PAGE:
Footprints in your soul

Anyone who has done any amount of walking in the hills will be aware that many footprints leave a mark on the landscape.

The least trod paths are denoted by shorter grass.  Those used a little more have grass worn away into bare soil.  More use starts to wear away the soil and form ruts, and this is where real erosion starts.  Water seeping down the mountainside finds its way into the ruts and runs more easily downhill, eroding the remaining soil.  Stones are exposed and come away, leaving a great gash in the mountainside which becomes an impromptu stream and needs repairing before irreparable damage is done to the landscape.

Mission workers may be less aware of how words can cut channels into their souls in a similar way.  Each negative comment can leave a footprint behind.  Repeated often enough they can become a rut which begins to shape our thinking.  Innocent words will run into that rut causing even more damage.

So a child who hears “You’re stupid” will be hurt.  If it’s said often enough she will get used to hearing it, and start to believe it.  Continue hearing it and even a casual comment like “We don’t do things like that around here” will be heard as “You’re stupid”.  The child will either become completely crushed, expecting people to realise she’s stupid, or she’ll fight back, and try and prove them wrong.  Both responses are unhelpful to her ongoing psychological health and the relationships she forms.

In the transactional analysis method of psychotherapy, expressions such as “You’re stupid” are known as scripts.  Like scripts for a play, they are written for us by an author, usually an authority figure like a parent, pastor or teacher.  We then repeat them in an inner monologue, reinforced by others repeating them, until we play the part that someone else has written for us.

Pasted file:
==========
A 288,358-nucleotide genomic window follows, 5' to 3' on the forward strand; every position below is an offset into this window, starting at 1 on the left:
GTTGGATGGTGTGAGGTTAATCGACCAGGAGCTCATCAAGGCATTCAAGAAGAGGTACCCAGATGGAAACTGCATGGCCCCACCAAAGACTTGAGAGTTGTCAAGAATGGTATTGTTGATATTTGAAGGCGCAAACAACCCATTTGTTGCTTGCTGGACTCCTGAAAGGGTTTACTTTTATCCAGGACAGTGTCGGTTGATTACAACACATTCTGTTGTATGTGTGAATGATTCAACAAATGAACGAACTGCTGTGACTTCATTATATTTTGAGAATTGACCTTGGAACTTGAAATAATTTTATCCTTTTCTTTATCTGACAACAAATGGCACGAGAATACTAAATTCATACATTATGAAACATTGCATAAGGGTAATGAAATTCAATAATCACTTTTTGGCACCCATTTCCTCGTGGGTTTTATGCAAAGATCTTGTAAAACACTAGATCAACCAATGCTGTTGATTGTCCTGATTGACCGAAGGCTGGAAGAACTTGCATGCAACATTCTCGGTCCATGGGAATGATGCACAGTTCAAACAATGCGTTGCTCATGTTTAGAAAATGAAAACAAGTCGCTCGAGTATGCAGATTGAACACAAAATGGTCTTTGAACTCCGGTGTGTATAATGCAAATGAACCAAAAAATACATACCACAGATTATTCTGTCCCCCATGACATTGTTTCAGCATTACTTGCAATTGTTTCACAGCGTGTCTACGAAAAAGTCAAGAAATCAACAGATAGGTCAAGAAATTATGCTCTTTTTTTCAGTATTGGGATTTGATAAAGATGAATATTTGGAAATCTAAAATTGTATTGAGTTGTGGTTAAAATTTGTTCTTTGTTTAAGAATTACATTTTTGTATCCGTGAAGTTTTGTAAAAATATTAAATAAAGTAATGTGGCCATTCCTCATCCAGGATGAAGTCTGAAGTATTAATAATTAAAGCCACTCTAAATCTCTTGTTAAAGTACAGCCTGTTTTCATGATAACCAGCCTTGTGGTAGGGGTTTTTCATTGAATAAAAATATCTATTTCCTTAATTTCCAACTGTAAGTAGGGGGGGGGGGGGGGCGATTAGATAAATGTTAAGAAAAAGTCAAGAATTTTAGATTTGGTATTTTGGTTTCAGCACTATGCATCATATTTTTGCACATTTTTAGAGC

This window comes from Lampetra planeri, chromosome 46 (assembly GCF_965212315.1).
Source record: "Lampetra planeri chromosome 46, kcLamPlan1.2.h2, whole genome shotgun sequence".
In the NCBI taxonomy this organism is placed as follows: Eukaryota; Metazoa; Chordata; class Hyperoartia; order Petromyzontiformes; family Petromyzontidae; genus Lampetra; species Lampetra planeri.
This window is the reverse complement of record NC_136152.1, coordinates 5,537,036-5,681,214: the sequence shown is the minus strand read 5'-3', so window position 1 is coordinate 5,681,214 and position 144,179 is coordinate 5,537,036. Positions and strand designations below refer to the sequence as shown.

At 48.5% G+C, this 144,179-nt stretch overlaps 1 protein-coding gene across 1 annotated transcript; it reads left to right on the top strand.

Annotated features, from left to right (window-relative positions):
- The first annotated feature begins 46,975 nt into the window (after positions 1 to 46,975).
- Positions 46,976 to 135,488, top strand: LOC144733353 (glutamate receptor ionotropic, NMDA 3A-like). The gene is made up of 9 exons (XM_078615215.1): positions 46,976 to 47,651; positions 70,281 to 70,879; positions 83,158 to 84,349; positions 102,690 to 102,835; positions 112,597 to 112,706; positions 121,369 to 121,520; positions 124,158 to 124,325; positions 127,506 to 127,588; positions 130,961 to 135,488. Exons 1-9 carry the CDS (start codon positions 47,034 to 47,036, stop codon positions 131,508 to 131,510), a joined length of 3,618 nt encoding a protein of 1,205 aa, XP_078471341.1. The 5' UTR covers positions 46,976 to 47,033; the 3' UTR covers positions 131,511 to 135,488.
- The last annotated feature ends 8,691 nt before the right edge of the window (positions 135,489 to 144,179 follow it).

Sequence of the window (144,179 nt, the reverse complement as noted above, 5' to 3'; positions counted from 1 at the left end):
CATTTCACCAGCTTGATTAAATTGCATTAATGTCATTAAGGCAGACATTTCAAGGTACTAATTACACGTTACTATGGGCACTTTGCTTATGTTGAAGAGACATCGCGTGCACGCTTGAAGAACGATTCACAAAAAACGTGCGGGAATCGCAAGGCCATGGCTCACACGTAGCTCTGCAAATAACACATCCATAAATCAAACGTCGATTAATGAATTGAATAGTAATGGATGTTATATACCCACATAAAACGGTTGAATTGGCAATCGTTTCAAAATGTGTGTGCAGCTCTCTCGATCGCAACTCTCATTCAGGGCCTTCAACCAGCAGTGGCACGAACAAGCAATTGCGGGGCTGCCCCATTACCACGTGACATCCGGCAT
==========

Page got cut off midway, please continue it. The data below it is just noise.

Syzygy meets lots of mission workers who are acting out scripts.  Expressions like “You’ll never achieve anything”, “You should hurry up” and “You should work hard” have left a deep imprint in their soul.  Many of them have burned themselves out in the mission field trying either to live us to the scriptwriter’s expectations, or to prove the scriptwriter wrong.  Perhaps you’re one of them.

Recognising a script is half the battle to releasing yourself from it.  Realising that you don’t have to repeat it is the other half.  Just reading this blog has probably made you aware of the existence of a script in your life.  It may take some time to get the second half right, but at least you are now free to exercise some choice in whether you believe the script or not.  Now you can decide not to believe it, not to follow its instructions.

“It was for freedom Christ has set us free” wrote Paul to the Galatians (5:1).  Why wait to live in the fullness of freedom?  Free your mind now from the harmful effects of the negative words spoken to you!

 

Tim speaks about this and other issues affecting our identity in Christ in retreats and workshops called Managing the Stress of Mission.  The next one will be held at Penhurst Retreat Centre in August 2017, and they are available for use as part of team conferences and staff training days on request.